Tuesday, October 20, 2009

Oldest Military Blogger in Ghent, Belgium

I am stationed in Ghent, Belgium.
It's May 1945.
Hurray!
The War is over!
It's August,1945!
We get leave to go to Paris.
Lloyd, Okie and I get a lift on a Company truck
to Paris.
We meet some Black Marketeers.
They buy everything I carry including my toothpaste.
I keep my B Bag, some socks and 4 cartons of
cigarettes.
They pay us with counterfeit Script!
The ink on the last letter of the Serial Number
is Smeared.
A bartender, later that day points it out to us.
We look over the rest of our ill gotten gains.
All smeared, but hardly noticeable.
The bartender will accept the counterfeit money
if we double the payment!
No Problem!
We do the rounds in Pig Alley including the Follies.
No big deal for a guy from New York who was
familiar to Burlesque.
Astonishing to the others, who decide to stay
in Paris while I want to go back to Scotland.
I get a ride to Etretat, a seaport in France, for
a Boat Train to England.
I spend a couple of days in London and take the
Royal Scot Express with its large windows
and very comfortable seats for a ten hour train
ride to Glasgow,and a bus to Gourock, a small
seaport on the West coast, where I first came
ashore from the S.S. Argentina..
Adda and her family have relocated.
The house is gone and so is most of the street.
It's time to start for home.
The weather turns ugly.
I arrive in Southampton in a pouring rain and
dense fog.
I wait twenty hours for a Boat Train to Etretat.
Southampton train station is jammed with
101st Troopers on leave.
Everyone is standing or sitting on their gear.
An announcement on the PA system tells us
the Boat Train delay will be another 3 hours.
6 hours later, another excuse for 2 hours later.
A huge Trooper jumps up on a nearby booth
and then, onto a counter under the Information Sign.
He pounds the heel of his Jump shoe on the gleaming
counter-top for attention!
Some eyes turn toward the disruption of the unusual noise.
The trooper bellows, above the sounds of the seething audience.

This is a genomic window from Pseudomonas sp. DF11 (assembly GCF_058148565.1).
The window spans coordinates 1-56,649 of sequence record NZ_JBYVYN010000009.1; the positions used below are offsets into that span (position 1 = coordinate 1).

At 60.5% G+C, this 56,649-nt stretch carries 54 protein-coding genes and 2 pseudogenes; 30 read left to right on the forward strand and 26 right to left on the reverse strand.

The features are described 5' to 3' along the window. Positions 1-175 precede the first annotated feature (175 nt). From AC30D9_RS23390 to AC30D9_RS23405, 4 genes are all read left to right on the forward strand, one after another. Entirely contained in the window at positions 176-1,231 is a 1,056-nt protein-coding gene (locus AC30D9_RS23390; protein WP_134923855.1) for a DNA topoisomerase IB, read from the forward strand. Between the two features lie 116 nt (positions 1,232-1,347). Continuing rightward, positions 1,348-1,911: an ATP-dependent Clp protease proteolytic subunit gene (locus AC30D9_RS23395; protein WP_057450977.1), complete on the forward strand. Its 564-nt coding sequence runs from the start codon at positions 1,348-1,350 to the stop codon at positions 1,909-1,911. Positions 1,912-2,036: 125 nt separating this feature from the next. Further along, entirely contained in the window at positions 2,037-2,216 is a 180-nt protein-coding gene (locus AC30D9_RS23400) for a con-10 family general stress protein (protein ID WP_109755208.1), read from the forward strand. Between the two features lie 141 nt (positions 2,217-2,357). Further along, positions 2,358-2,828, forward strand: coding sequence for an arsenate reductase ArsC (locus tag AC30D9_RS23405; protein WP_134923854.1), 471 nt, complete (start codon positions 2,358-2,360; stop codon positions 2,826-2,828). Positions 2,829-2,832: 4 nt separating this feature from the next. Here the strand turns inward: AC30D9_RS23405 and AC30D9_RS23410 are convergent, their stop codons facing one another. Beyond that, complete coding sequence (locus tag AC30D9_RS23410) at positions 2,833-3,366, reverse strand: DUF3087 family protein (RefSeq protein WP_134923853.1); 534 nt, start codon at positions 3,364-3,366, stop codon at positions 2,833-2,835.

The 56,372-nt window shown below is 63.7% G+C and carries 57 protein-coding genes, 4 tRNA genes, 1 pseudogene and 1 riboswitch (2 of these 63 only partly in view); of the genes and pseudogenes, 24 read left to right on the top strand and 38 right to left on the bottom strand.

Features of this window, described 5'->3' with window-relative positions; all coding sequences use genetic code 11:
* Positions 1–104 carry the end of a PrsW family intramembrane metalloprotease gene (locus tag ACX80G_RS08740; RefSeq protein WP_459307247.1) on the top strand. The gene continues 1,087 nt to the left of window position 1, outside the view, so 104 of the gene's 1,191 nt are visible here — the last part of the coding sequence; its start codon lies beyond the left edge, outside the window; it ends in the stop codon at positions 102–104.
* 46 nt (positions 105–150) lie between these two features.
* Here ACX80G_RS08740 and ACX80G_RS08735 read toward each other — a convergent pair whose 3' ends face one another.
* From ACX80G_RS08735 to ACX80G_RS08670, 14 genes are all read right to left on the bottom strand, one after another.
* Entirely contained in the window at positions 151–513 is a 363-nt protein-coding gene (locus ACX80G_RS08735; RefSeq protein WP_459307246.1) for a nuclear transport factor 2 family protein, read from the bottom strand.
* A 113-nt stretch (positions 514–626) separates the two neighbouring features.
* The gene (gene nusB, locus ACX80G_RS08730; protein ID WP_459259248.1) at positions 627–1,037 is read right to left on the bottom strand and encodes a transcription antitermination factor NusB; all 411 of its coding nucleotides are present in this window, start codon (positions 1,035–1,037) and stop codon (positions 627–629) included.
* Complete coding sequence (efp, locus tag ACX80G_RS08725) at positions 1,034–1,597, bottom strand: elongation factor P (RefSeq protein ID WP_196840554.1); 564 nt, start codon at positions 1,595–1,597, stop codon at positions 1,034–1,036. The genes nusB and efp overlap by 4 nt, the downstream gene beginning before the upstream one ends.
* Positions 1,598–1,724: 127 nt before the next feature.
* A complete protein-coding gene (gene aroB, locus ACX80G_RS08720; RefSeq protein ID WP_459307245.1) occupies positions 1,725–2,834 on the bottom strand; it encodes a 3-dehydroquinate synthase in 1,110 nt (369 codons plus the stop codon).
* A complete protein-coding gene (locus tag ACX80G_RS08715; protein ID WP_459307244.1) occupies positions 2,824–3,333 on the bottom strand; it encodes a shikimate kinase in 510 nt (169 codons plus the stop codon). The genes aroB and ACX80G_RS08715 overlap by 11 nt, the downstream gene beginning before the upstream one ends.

"FORTY EIGHT"

The din in the Terminal seems to mellow.

"FORTY NINE" he oozes out in a loud screeching,
breaking voice, with his arms raised above his head.

Much quieter in Southampton Train Station!

FIFTY!

Not a Sound!

Then starting with a swell:
800 GIs IN UNISON roar their displeasure!

The roar shatters the corners of the terminal,
long and drawn out,starting with a lower register
moan and building to a crescendo,reverberating from
the 50 foot rafters, ending in this emphatic statement

" S O M E S H E E E T "
.
Less than an hour later, I was on the first
of many boats crossing the Channel in a dense fog,
so darn proud to be an American ..

9 comments:

CI-Roller Dude said...

When I was in Iraq, some folks in the smaller villages were making photo copies of American Dollars and using it for currency. They all knew it was fake (black and white) but they said it was the only money they had...

Anonymous said...

The "Freedom" experienced when war
was over...leisure time in Paris "on leave"...
A Freedom none of us can imagine!

The Drama at the Train Station..20 hr. wait plus additional delays turn the 101st Troopers into near panic reaction... apparently resulted in ACTION to remove you from the station.

I wonder, "Did you return to your Division within the allowable Days on Leave?" Who Cares?...and a Proud American You Are ! M

Karen said...

Hello Sol...
Wonderful to read your recollections of such and honorable time...thank you for your service...I'm going to share this with my 82 year old father...He,like you, is quite articulate. Jack was 16 yr old merchant marine during the war...he traveled around the world and transformed from a boy to a man very quicky. K

solfine said...

Dear Karen with a K,
Thank you for your comment about your 82 year young Dad.
Please encourage him to relate some of those experiences with you and yours, lest they be lost forever.S

Anonymous said...

Superlative post, as always - very much enjoy reading about your experiences! Please keep the details and reminisces coming!

Pete
CAPT USN (Ret)

solfine said...

Thank you Retired Navy Captain, Pete.
Your encouragement is not lost on me.
I find comments like yours very well thought out because of the sincerity and a certain earnestness in their content. Please visit again soon.
Solomon

membrain said...

That was beautiful Finnegan. Very poetic. I was hanging on every word.

It's Veteran's Day today and once again I thank you for your sacrifice and your continued service here on this blog.

Up here, it's Rememberence Day in Canada and I'm off to the local Cenotaph to pay my respects to those who served and those who serve today.

Be well Finnegan.

LEST WE FORGET.

membrain said...

That was beautiful Finnegan. Very poetic. I was hanging on every word.

It's Veteran's Day today and once again I thank you for your sacrifice and your continued service here on this blog.

Up here, it's Rememberence Day in Canada and I'm off to the local Cenotaph to pay my respects to those who served and those who serve today.

Be well Finnegan.

LEST WE FORGET.

Anonymous said...

eh... good style :)